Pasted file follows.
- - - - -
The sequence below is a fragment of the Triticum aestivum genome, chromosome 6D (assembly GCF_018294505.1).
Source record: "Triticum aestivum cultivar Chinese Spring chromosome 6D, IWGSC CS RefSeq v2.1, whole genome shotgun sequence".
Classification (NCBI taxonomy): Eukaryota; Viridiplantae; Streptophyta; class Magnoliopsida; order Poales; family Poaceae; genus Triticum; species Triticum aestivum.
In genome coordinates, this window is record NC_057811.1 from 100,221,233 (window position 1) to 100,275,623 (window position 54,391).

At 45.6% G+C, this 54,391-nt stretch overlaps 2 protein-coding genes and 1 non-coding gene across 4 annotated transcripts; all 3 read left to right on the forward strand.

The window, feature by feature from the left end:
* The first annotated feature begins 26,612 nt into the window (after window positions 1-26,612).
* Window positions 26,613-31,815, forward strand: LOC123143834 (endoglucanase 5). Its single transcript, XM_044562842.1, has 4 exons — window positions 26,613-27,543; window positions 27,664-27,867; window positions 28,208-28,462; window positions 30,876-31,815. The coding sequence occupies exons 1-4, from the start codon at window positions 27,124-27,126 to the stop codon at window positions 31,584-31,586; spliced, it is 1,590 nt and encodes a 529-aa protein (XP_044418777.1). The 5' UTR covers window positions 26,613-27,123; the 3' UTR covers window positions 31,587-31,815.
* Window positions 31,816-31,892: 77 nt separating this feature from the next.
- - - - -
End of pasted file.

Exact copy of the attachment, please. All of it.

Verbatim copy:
The sequence below is a fragment of the Triticum aestivum genome, chromosome 6D (assembly GCF_018294505.1).
Source record: "Triticum aestivum cultivar Chinese Spring chromosome 6D, IWGSC CS RefSeq v2.1, whole genome shotgun sequence".
Classification (NCBI taxonomy): Eukaryota; Viridiplantae; Streptophyta; class Magnoliopsida; order Poales; family Poaceae; genus Triticum; species Triticum aestivum.
In genome coordinates, this window is record NC_057811.1 from 100,221,233 (window position 1) to 100,275,623 (window position 54,391).

At 45.6% G+C, this 54,391-nt stretch overlaps 2 protein-coding genes and 1 non-coding gene across 4 annotated transcripts; all 3 read left to right on the forward strand.

The window, feature by feature from the left end:
* The first annotated feature begins 26,612 nt into the window (after window positions 1-26,612).
* Window positions 26,613-31,815, forward strand: LOC123143834 (endoglucanase 5). Its single transcript, XM_044562842.1, has 4 exons — window positions 26,613-27,543; window positions 27,664-27,867; window positions 28,208-28,462; window positions 30,876-31,815. The coding sequence occupies exons 1-4, from the start codon at window positions 27,124-27,126 to the stop codon at window positions 31,584-31,586; spliced, it is 1,590 nt and encodes a 529-aa protein (XP_044418777.1). The 5' UTR covers window positions 26,613-27,123; the 3' UTR covers window positions 31,587-31,815.
* Window positions 31,816-31,892: 77 nt separating this feature from the next.